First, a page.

See the black cloth on the bottom right side of Statue of Liberty? That is where the stone will be placed. But I had to wonder if the trash can under the statue is a statement of where the country is headed lately.
This is a temporary plaque because the manufacture had some problems. The real one will arrive in a couple of weeks and will be back marble with the pictures of the ship and the logos.
That is the memorial, across the walkway from the stone, paced for the Desert Storm Vets.
On Friday night we were entertained by a great group of ladies performing acapella songs.
As part of the program, they had some of the guys come up and pose for the calendar. I DID NOT volunteer. I was volunteered…
They sang Neil Sadaks's Calender Girl and we were the months.
I was Miss August (it doesn’t show it, but I was the only one who pulled his pant legs up to make it more realistic.)
But half way through the song, my poster was falling and I had to hold it up using the only handles available. You expected less???
During the introduction of the board during one of the meetings, I introuced myself (because everyone knows me) as Tom Selleck from Hollywood. Most believed me...
Down the street from the hotel is the Sullivan Brothers Museum. This is my pal, Quatermaster Chuck, in front of the statue of the guys.
We also had a one woman performance by Hanna Ackerman who put on her show she wrote about Alleta Sullivan, the mother of the Sullivan's. She portrayed the incident through the thoughts and emotions of the Alleta. She is 16 years old and has performed the play over 30 times. She is as sweet and vibrant as she was as she lovingly portrayed the mother.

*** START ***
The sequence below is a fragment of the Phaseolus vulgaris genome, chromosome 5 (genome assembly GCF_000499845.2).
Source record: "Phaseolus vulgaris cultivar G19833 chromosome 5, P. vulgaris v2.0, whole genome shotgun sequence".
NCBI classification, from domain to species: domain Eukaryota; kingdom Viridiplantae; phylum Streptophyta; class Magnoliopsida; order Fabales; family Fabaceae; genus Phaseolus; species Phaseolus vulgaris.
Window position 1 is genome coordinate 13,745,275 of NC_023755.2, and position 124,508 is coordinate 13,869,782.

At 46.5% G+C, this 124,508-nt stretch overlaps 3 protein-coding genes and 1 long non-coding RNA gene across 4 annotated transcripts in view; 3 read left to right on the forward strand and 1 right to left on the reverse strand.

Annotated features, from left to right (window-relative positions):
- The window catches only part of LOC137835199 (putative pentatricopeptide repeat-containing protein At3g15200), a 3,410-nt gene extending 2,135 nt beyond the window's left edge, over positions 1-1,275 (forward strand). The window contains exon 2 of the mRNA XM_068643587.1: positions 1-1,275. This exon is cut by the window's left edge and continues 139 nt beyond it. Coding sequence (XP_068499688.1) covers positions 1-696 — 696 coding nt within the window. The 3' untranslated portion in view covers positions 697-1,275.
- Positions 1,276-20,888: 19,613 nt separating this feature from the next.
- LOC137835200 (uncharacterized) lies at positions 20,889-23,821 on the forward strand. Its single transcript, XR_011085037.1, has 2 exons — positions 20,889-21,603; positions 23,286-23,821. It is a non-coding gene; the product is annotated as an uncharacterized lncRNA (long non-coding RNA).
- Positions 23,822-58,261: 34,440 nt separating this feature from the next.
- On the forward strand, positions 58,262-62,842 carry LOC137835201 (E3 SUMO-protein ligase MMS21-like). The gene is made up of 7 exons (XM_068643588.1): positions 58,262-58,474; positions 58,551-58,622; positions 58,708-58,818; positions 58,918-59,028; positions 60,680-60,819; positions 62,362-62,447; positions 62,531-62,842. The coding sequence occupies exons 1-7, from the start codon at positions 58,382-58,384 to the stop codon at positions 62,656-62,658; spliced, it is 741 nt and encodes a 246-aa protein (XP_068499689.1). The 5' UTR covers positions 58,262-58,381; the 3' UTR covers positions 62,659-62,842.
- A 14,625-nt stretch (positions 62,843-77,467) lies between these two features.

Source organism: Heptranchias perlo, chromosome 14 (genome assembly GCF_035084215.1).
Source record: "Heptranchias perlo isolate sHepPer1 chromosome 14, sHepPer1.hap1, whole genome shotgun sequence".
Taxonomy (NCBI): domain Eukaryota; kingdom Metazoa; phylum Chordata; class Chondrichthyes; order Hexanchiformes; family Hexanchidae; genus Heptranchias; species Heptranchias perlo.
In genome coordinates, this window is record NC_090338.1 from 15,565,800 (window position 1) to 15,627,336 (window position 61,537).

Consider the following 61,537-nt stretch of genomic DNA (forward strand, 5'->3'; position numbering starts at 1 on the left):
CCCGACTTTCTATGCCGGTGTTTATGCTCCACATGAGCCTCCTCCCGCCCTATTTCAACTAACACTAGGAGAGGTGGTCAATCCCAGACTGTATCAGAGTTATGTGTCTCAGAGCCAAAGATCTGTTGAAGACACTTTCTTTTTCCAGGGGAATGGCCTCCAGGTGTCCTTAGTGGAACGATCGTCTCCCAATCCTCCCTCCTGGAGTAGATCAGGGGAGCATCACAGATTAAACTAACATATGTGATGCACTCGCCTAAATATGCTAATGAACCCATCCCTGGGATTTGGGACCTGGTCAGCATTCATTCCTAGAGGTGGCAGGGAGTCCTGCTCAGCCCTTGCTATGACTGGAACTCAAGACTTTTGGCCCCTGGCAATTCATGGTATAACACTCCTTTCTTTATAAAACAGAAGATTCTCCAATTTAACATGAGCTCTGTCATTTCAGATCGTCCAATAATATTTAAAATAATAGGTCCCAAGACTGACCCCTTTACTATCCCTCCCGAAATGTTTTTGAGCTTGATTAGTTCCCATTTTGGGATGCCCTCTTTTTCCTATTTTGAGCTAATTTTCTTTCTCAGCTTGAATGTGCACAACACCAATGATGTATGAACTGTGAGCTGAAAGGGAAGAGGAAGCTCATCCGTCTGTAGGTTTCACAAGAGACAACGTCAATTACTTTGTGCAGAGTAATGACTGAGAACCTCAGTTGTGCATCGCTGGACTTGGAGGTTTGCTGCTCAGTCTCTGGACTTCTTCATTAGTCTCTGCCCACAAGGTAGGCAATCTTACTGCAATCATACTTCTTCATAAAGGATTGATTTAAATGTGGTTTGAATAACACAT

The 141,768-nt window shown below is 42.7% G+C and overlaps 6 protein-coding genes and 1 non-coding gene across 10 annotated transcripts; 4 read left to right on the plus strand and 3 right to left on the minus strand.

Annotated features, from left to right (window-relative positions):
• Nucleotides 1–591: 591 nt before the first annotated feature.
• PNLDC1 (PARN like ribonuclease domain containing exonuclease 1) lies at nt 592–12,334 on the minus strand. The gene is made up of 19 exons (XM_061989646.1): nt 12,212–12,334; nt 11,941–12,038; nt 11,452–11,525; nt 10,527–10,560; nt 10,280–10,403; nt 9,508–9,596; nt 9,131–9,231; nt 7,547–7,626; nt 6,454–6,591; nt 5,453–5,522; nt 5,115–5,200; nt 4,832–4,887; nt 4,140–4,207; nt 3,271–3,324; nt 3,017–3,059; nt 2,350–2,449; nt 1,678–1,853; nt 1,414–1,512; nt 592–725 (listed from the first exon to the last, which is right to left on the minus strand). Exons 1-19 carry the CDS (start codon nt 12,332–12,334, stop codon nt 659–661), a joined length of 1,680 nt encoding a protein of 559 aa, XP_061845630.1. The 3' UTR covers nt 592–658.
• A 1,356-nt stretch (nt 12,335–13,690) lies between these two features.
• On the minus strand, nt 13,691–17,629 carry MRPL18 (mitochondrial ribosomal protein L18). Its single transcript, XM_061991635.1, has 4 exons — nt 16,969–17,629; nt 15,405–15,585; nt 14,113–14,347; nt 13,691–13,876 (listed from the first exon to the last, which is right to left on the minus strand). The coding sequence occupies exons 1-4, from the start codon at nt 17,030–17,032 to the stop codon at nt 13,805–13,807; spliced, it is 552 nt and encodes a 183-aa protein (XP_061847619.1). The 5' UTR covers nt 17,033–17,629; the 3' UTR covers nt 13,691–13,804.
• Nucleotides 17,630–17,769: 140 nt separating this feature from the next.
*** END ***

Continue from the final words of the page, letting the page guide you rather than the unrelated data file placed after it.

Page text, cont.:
See the pea-coat and hat on back of the chair? She ended her performance by grabbing the coat and hat and sitting in the chair hugging them in grief. Hanna was great.
Then on Saturday night we had our formal night and goodbyes till next year. It's always an emotional time! Here is Judy and me getting ready for the occasion. Ain't she cute?
This is Chuck Huber, Harlan Dell and me in front of the banner with of the 74 and behind the model of the ship in the Korean War configuration. We served together on the 63'-64' WesPac Cruise. Chuck was a quartermaster (in charge of the maps and charts and navigation), Harlan was a Yeoman, clerical type, and I was a Fuckoff - first class all the way.
The boys of the 60's - some are survivors.
I wish y’all could meet these dudes and their families. I am so proud they let me be part of their lives.
So, that’s about it. A long post, I know, but how can I tell you about it without being a little long. You should hear the long version…
Now I have to take some time to catch up on seven days of postings from y’all, too. Gonna take some time but I will get it done, though I may not comment as I have a lot of reading to do. We’ll see!